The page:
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I get a kick out of the push for electric cars, from people thinking that eliminates our dependence on fossil fuels.

 

About 70% of the electrical energy in the United states comes from fossil fuel (coal, gas, petroleum), so even plugging into the wall isn't the answer.

 

It's kinda like the people who don't want to harm animals, so advocate buying your meat at the supermarket "where no animals are hurt".....

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I think horse and buggys should make a come back but then we'd have to put up with the methane gas.

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I wish we could fuel our vehicles with all of the political b/s out there especially coming from the biggest horses ass  I've ever heard!

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I worked in power plant development at a large automotive company in Michigan . I worked in all the "special" power plant areas. Turbine, electric, hydrogen and steam. I was assigned to the steam car development crew. My job was to build a steam car from the ground up just to prove it wouldn't work. We hand built the boiler, engine and transmission. There were always parts or safety factor that were incorporated into the system to make it fail. When we found a remedy , it was not allowed to be tested. One of the favorite problems was the start up time. There is a requirement that an automobile must be able to start and be moving within twenty seconds in sub zero climate. I had a fix for that but they refused to look at it.They plainly wanted to take the budget money but did not want to give the gas engine any competition. They just plainly make too much money on the reciprocating gas and diesel engines. The turbine car that Chrysler Corp had at the Indy race didn't fail a bearing like they said, They simply shut it down on the back stretch to make the spectators think the engine failed. You guys ever hear about the Micro Wave Boiler? 

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On 11/26/2015 at 3:58 AM, trimacar said:

I get a kick out of the push for electric cars, from people thinking that eliminates our dependence on fossil fuels.

 

About 70% of the electrical energy in the United states comes from fossil fuel (coal, gas, petroleum), so even plugging into the wall isn't the answer.

 

It's kinda like the people who don't want to harm animals, so advocate buying your meat at the supermarket "where no animals are hurt".....

 

Actually, even if all the electricity came from 100% fossil fuel powered generators, an electric car charged from the wall outlet would still be less polluting than gasoline(petrol) car due to the fact that only 25-30% of the gasoline is used to move the car forward. An ICE engine is very inefficient, easy and cheap - yes.

 

I have n o idea how a steam powered car could be made to be practical for modern day use. Environmentally friendly - yes, the water could easily be heated by an electric heating element power by hydrogen or batteries.

Edited by maok (see edit history)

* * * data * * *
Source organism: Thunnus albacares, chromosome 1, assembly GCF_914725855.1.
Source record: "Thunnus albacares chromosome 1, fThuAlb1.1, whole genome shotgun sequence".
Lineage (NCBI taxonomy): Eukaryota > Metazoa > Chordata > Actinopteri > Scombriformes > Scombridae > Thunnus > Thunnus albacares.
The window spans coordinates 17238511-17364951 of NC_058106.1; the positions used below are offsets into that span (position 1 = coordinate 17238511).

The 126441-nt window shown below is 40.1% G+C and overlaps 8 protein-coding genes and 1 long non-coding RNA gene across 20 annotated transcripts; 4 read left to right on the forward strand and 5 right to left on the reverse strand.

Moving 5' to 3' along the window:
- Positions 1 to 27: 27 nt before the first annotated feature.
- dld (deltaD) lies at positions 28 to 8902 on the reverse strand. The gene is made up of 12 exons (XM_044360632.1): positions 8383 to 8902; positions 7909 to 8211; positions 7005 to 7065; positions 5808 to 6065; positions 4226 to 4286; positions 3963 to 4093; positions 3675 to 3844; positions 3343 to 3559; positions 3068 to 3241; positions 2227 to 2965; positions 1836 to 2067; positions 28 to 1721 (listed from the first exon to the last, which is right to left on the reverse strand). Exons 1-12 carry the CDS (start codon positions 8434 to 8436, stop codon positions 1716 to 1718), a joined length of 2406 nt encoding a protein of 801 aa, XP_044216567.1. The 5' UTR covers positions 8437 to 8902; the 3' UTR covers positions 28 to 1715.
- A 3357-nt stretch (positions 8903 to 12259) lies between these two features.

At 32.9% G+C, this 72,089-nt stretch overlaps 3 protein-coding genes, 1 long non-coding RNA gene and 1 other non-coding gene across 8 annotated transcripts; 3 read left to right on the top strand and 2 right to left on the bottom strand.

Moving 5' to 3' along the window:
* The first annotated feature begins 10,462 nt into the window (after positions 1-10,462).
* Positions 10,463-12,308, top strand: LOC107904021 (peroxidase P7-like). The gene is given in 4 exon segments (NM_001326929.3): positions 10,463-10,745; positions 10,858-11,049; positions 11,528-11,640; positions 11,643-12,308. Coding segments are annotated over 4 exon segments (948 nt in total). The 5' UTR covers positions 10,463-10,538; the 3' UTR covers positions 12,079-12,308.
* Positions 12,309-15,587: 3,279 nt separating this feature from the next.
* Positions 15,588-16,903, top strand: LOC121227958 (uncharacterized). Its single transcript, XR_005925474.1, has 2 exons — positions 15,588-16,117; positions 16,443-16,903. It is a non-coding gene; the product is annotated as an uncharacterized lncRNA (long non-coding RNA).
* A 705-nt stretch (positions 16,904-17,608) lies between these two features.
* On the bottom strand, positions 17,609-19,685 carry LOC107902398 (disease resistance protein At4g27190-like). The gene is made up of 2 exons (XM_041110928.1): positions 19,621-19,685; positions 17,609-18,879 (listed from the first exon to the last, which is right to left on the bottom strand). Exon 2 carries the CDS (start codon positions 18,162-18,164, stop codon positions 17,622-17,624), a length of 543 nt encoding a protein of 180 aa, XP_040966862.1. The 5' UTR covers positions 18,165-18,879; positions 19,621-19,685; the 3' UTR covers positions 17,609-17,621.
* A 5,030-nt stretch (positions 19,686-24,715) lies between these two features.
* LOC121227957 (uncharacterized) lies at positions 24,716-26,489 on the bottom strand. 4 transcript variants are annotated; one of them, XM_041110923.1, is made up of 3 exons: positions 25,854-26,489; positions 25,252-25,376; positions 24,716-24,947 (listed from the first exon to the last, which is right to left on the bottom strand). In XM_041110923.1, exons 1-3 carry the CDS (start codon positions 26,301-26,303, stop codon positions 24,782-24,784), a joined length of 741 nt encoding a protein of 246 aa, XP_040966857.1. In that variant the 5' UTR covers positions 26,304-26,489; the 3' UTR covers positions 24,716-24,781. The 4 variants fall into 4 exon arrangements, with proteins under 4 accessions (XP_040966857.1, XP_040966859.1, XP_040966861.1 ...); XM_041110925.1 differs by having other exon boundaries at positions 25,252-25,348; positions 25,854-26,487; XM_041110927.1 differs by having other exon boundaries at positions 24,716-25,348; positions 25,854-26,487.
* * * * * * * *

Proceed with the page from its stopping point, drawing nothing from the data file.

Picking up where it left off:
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On 11/18/2019 at 3:21 AM, maok said:

I have n o idea how a steam powered car could be made to be practical for modern day use.

 

It's doubtful that will ever happen. The problem with an external combustion engine, virtually any fuel that can be burned in an external combustion chamber can be processed and burned in an internal combustion chamber much more efficiently than using water/steam as a means of transferring the power from the heat, even coal and wood can be gasified and burnt in an I/C engine more efficiently. It takes an enormous amount of heat to boil water with great loss, in a steam plant any flue gases under 300 degrees F are useless and lost, this kills any chance at any competitive economies with it's internal combustion rival. One problem which could be solved is freezing in the winter. Another issue is thermal loss,  I've written the statement many times regarding heated surface that if a surface in a boiler is not seeing fire it's condensing steam. If it's not making it, it's losing it, and why they used to wrap the boilers in wood on the outside, it was insulation. Pressure and temperature of steam are like two meshed gears, whatever one is, the other corresponds.

 

My little Locomobile can achieve around 18 mpg due to it's fuel type, weight and relative low friction drive train. A good running Stanley - 10 hp etc will get about 12 mpg, the larger high performance cars like the Doble with it's 1.2M BTU burner will get in the range of 5 mpg.

 

The key to a modern steam car, is to utilize a source of heat that cannot be used any other way except to boil water. A common mistake made and misconception is that steam cars don't require very much heat, they require an enormous amount of heat, my little Locomobile has a 300k BTU burner, that is enough to heat about three average size homes in the winter. A cookstove burner is about 10k BTU so about 30 of those to get started :)

 

They are pointless, but sure fun to play with.

 

-Ron

Edited by Locomobile (see edit history)

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On 11/18/2019 at 1:46 AM, Turbine Tech said:

My job was to build a steam car from the ground up just to prove it wouldn't work.

 

I think they were just covering all bases of exploration in to alternative power plants, they knew it wouldn't work and didn't want to spend the money trying to fix it i.e. whipping a dead horse. The SES steam car program and Australian pritchard car were probably the two best studies in to a modern steam car and although both were successful, the mileage was abysmal in the sub 20 mpg range. That is what kills the modern steam vehicle. No big conspiracy.

 

-Ron